China's ambassador to the UK hits out at the move to exclude Huawei from Britain's 5G networks.
If seasonal influenza roars back this fall while the COVID-19 pandemic is still raging, the combined weight of the diseases could cause US healthcare systems to collapse, the head of the Centers for Disease Control and Prevention warned Tuesday.
The grim warning comes as COVID-19 is spreading out of control in many areas of the country, which is now seeing upwards of 60,000 new cases a day.
“I am worried,” CDC director Robert Redfield said in a live interview with Howard Bauchner, editor-in-chief of the medical journal JAMA. “I do think the fall and the winter of 2020 and 2021 are going to be probably one of the most difficult times we’ve experienced in American public health.”
With the short-video app already banned in India, Sophia Smith Galer looks at whether the UK or the US could be next.
Democratic presidential candidate and former Vice President Joe Biden today unveiled a $2 trillion policy platform that seeks to address both the climate crisis and the worsening pandemic-driven economic crisis by drastically expanding investments in infrastructure improvements and clean energy.
The proposals in the Biden plan are in line with a policy package released earlier this month by the House Select Committee on the Climate Crisis. The House Democrats' plan (a 550-page PDF), at a very high level, calls first for bringing the United States to net-zero emissions by 2050, then for using the back half of the century to get to negative emissions. That ambitious goal would be reached by adopting new regulations and incentives in energy, transportation, housing, construction, manufacturing, agriculture, telecommunications, and infrastructure, among other sectors.
Microsoft is urgently advising Windows server customers to patch a vulnerability that allows attackers to take control of entire networks with no user interaction and, from there, rapidly spread from computer to computer.
The vulnerability, dubbed SigRed by the researchers who discovered it, resides in Windows DNS, a component that automatically responds to requests to translate a domain into the IP address computers need to locate it on the Internet. By sending maliciously formed queries, attackers can execute code that gains domain administrator rights and, from there, take control of an entire network. The vulnerability, which doesn’t apply to client versions of Windows, is present in server versions from 2003 to 2019. SigRed is formally tracked as CVE-2020-1350. Microsoft issued a fix as part of this month's Update Tuesday.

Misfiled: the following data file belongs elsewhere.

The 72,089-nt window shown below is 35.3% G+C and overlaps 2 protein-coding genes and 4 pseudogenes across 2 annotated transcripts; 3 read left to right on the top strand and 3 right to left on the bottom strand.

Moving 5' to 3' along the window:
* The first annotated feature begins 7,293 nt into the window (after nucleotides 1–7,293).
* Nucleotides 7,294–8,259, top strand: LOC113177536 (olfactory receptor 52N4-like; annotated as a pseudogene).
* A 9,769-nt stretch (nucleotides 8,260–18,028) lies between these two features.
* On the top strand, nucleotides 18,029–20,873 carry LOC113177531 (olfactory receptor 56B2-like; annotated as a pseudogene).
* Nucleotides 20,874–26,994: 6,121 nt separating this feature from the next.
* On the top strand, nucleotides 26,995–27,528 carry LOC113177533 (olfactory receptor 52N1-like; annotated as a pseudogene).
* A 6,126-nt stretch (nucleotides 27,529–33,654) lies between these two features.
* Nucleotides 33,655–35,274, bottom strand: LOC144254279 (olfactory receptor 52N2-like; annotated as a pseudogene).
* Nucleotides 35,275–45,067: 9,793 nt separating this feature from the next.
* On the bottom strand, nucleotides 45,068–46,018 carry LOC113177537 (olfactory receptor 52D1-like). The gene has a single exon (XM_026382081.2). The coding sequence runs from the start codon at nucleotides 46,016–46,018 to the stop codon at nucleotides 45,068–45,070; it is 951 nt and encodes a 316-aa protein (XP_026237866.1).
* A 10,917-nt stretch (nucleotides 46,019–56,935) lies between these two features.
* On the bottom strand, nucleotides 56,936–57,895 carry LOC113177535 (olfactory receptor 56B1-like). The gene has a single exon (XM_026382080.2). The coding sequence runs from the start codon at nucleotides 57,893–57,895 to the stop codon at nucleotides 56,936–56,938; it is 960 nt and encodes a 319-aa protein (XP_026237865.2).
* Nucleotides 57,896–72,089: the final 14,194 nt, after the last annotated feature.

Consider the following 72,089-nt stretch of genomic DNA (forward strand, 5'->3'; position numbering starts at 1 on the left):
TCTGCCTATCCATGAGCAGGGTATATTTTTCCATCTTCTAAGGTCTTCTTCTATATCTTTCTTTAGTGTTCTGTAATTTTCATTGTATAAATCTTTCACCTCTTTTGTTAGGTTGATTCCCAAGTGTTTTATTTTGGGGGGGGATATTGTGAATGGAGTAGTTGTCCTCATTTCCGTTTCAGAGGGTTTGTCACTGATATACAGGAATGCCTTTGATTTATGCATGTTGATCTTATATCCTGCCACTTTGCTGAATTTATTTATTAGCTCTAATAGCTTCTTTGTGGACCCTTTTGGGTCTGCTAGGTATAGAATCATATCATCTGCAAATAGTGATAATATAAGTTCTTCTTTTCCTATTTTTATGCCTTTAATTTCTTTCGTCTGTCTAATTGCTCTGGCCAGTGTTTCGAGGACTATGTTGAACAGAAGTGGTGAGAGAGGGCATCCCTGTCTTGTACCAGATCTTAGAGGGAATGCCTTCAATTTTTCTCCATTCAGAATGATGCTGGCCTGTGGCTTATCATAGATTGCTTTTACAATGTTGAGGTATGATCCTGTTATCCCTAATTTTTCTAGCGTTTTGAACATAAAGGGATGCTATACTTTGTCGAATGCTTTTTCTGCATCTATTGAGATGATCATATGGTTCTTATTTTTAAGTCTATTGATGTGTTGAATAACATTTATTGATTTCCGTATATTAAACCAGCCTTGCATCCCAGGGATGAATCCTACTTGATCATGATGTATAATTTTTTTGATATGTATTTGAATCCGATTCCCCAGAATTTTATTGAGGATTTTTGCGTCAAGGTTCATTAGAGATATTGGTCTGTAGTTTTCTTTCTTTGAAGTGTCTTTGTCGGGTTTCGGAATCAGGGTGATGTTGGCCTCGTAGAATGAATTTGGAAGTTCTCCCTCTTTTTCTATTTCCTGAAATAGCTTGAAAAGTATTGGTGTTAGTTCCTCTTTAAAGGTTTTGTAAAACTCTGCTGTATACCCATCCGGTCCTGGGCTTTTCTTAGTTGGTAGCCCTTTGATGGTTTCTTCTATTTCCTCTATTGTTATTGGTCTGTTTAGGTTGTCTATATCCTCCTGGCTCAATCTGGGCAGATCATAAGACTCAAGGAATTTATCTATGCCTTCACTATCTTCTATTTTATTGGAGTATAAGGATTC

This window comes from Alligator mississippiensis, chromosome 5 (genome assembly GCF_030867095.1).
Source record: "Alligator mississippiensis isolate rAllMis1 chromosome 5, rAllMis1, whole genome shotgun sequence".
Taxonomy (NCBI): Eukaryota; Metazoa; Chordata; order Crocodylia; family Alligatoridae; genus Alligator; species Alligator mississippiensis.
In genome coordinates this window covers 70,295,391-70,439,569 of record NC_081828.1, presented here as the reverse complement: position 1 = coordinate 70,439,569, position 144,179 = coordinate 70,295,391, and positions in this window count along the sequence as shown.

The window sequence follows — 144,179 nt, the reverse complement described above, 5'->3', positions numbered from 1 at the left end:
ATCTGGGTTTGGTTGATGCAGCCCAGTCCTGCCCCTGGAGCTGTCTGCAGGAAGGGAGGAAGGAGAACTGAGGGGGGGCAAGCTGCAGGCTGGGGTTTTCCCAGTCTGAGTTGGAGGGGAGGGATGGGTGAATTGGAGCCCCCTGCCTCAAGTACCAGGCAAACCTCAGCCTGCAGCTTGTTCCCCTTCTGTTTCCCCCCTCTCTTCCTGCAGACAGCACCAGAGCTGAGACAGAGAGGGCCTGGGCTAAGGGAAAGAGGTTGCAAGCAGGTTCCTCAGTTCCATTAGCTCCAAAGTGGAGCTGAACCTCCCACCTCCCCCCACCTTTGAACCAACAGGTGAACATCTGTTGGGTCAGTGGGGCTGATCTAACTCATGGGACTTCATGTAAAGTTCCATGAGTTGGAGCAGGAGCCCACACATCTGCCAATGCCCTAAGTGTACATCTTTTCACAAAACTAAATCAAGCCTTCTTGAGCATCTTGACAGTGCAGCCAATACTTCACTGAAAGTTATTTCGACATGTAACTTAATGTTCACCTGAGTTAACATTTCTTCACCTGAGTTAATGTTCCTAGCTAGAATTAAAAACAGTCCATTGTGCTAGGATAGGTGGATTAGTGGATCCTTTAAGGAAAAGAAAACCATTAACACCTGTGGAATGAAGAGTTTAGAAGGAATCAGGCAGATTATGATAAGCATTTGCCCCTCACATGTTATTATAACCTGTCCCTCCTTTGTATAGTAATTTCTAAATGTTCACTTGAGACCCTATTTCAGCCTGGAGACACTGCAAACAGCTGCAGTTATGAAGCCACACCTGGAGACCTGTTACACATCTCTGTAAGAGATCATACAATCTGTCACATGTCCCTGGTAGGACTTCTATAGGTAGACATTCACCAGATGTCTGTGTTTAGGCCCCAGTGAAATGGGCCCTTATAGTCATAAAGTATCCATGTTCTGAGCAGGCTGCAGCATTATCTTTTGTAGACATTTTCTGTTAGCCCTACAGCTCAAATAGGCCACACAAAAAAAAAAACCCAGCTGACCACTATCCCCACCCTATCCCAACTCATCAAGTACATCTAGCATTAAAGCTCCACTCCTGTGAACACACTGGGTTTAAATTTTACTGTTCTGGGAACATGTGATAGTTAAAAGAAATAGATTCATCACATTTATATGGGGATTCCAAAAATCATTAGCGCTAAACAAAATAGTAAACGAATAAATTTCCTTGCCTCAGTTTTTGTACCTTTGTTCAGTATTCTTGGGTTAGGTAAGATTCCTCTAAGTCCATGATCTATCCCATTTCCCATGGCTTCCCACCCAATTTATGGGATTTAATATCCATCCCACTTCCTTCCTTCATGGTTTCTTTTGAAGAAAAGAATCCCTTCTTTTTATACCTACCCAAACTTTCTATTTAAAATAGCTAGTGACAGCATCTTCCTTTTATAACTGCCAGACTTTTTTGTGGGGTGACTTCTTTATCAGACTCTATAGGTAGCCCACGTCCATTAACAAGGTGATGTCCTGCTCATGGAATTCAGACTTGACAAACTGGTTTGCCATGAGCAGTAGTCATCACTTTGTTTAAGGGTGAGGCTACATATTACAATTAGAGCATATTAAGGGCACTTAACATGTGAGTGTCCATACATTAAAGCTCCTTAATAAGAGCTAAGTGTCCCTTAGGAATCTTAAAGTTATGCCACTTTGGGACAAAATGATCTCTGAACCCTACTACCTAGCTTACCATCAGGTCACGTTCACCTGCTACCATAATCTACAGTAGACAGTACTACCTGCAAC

Both Microsoft and the researchers from Check Point, the security firm that discovered the vulnerability, said that it’s wormable, meaning it can spread from computer to computer in a way that’s akin to falling dominoes. With no user interaction required, computer worms have the potential to propagate rapidly just by virtue of being connected and without requiring end users to do anything at all.
The bulk of the speed increase, as Microsoft has said before, comes from the system's use of NVMe SSD memory, rather than the much slower-spinning hard drives of past consoles. That gives the system "2.4 GB/s of raw I/O throughput," Microsoft says, though we've noted previously it will also likely make expanding that memory past the built-in 1TB default more expensive.
To extend that speed even further, Microsoft says it's expanding on the "industry standard LZ decompressor" with "a brand new, proprietary algorithm specifically designed for texture data named BCPack." This hardware-accelerated texture-unpacking algorithm can be run in parallel with the standard LZ decompressor, Microsoft says, increasing the functional throughput of the I/O bus without using up precious CPU core cycles. In fact, without hardware acceleration, Microsoft says similar software-exclusive decompression methods "would require more than four Zen 2 CPU cores" to achieve the same results.
Microsoft also went into a bit more detail on its previously announced DirectStorage API. That new expansion of the DirectX pipeline offers developers "fine grain control of their I/O operations" on the Series X, "empowering them to establish multiple I/O queues, prioritization and minimizing I/O latency," Microsoft says. That should help with situations where developers need specific data to show up from memory right when they need it, ahead of other data that used to be loaded at the same time.